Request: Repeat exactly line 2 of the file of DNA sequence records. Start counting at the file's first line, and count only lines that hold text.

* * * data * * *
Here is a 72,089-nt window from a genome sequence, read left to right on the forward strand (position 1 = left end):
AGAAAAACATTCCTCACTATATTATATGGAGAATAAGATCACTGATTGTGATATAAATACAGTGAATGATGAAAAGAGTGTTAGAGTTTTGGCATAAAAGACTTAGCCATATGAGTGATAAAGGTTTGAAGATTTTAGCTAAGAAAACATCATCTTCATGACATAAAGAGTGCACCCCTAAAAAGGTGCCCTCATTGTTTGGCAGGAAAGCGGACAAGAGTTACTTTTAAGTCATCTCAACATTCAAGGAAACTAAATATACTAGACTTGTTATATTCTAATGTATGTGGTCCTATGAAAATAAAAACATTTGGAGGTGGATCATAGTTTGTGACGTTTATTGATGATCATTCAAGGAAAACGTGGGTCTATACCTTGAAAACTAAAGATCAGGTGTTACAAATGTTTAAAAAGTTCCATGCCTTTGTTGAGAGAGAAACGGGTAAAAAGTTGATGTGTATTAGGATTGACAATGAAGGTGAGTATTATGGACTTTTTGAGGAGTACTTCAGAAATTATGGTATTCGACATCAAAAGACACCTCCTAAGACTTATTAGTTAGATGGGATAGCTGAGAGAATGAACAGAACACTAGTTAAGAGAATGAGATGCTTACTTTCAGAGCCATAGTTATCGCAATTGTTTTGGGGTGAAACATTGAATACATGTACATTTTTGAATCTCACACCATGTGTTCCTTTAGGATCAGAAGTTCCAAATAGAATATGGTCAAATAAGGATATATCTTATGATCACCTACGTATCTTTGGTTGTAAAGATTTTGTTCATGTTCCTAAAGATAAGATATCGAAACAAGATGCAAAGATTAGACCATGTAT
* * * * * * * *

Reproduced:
AGAAAAACATTCCTCACTATATTATATGGAGAATAAGATCACTGATTGTGATATAAATACAGTGAATGATGAAAAGAGTGTTAGAGTTTTGGCATAAAAGACTTAGCCATATGAGTGATAAAGGTTTGAAGATTTTAGCTAAGAAAACATCATCTTCATGACATAAAGAGTGCACCCCTAAAAAGGTGCCCTCATTGTTTGGCAGGAAAGCGGACAAGAGTTACTTTTAAGTCATCTCAACATTCAAGGAAACTAAATATACTAGACTTGTTATATTCTAATGTATGTGGTCCTATGAAAATAAAAACATTTGGAGGTGGATCATAGTTTGTGACGTTTATTGATGATCATTCAAGGAAAACGTGGGTCTATACCTTGAAAACTAAAGATCAGGTGTTACAAATGTTTAAAAAGTTCCATGCCTTTGTTGAGAGAGAAACGGGTAAAAAGTTGATGTGTATTAGGATTGACAATGAAGGTGAGTATTATGGACTTTTTGAGGAGTACTTCAGAAATTATGGTATTCGACATCAAAAGACACCTCCTAAGACTTATTAGTTAGATGGGATAGCTGAGAGAATGAACAGAACACTAGTTAAGAGAATGAGATGCTTACTTTCAGAGCCATAGTTATCGCAATTGTTTTGGGGTGAAACATTGAATACATGTACATTTTTGAATCTCACACCATGTGTTCCTTTAGGATCAGAAGTTCCAAATAGAATATGGTCAAATAAGGATATATCTTATGATCACCTACGTATCTTTGGTTGTAAAGATTTTGTTCATGTTCCTAAAGATAAGATATCGAAACAAGATGCAAAGATTAGACCATGTAT